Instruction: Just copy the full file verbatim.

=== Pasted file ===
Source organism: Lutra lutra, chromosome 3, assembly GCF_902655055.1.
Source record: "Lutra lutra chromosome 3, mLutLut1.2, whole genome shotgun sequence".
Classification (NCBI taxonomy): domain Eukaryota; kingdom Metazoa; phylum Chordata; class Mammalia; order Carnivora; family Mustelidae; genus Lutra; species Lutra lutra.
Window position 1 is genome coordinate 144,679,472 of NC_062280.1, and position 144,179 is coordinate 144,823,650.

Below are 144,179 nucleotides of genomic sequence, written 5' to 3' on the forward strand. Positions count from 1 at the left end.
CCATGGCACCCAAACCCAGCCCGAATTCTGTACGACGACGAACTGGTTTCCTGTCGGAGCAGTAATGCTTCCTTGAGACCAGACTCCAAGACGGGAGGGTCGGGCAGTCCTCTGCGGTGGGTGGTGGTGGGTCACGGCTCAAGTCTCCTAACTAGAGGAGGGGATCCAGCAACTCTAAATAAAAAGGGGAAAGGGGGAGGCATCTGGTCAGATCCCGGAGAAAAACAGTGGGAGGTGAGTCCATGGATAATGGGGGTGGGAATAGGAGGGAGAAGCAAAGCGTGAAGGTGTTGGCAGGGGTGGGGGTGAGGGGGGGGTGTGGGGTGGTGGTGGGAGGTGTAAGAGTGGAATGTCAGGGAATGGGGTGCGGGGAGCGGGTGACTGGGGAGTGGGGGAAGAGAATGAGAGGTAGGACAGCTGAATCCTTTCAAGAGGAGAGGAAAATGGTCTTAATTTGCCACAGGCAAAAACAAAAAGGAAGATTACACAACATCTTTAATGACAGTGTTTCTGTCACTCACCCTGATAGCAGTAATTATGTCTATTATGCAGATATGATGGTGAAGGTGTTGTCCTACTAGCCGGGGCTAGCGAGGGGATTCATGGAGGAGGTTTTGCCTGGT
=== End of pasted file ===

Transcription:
Source organism: Lutra lutra, chromosome 3, assembly GCF_902655055.1.
Source record: "Lutra lutra chromosome 3, mLutLut1.2, whole genome shotgun sequence".
Classification (NCBI taxonomy): domain Eukaryota; kingdom Metazoa; phylum Chordata; class Mammalia; order Carnivora; family Mustelidae; genus Lutra; species Lutra lutra.
Window position 1 is genome coordinate 144,679,472 of NC_062280.1, and position 144,179 is coordinate 144,823,650.

Below are 144,179 nucleotides of genomic sequence, written 5' to 3' on the forward strand. Positions count from 1 at the left end.
CCATGGCACCCAAACCCAGCCCGAATTCTGTACGACGACGAACTGGTTTCCTGTCGGAGCAGTAATGCTTCCTTGAGACCAGACTCCAAGACGGGAGGGTCGGGCAGTCCTCTGCGGTGGGTGGTGGTGGGTCACGGCTCAAGTCTCCTAACTAGAGGAGGGGATCCAGCAACTCTAAATAAAAAGGGGAAAGGGGGAGGCATCTGGTCAGATCCCGGAGAAAAACAGTGGGAGGTGAGTCCATGGATAATGGGGGTGGGAATAGGAGGGAGAAGCAAAGCGTGAAGGTGTTGGCAGGGGTGGGGGTGAGGGGGGGGTGTGGGGTGGTGGTGGGAGGTGTAAGAGTGGAATGTCAGGGAATGGGGTGCGGGGAGCGGGTGACTGGGGAGTGGGGGAAGAGAATGAGAGGTAGGACAGCTGAATCCTTTCAAGAGGAGAGGAAAATGGTCTTAATTTGCCACAGGCAAAAACAAAAAGGAAGATTACACAACATCTTTAATGACAGTGTTTCTGTCACTCACCCTGATAGCAGTAATTATGTCTATTATGCAGATATGATGGTGAAGGTGTTGTCCTACTAGCCGGGGCTAGCGAGGGGATTCATGGAGGAGGTTTTGCCTGGT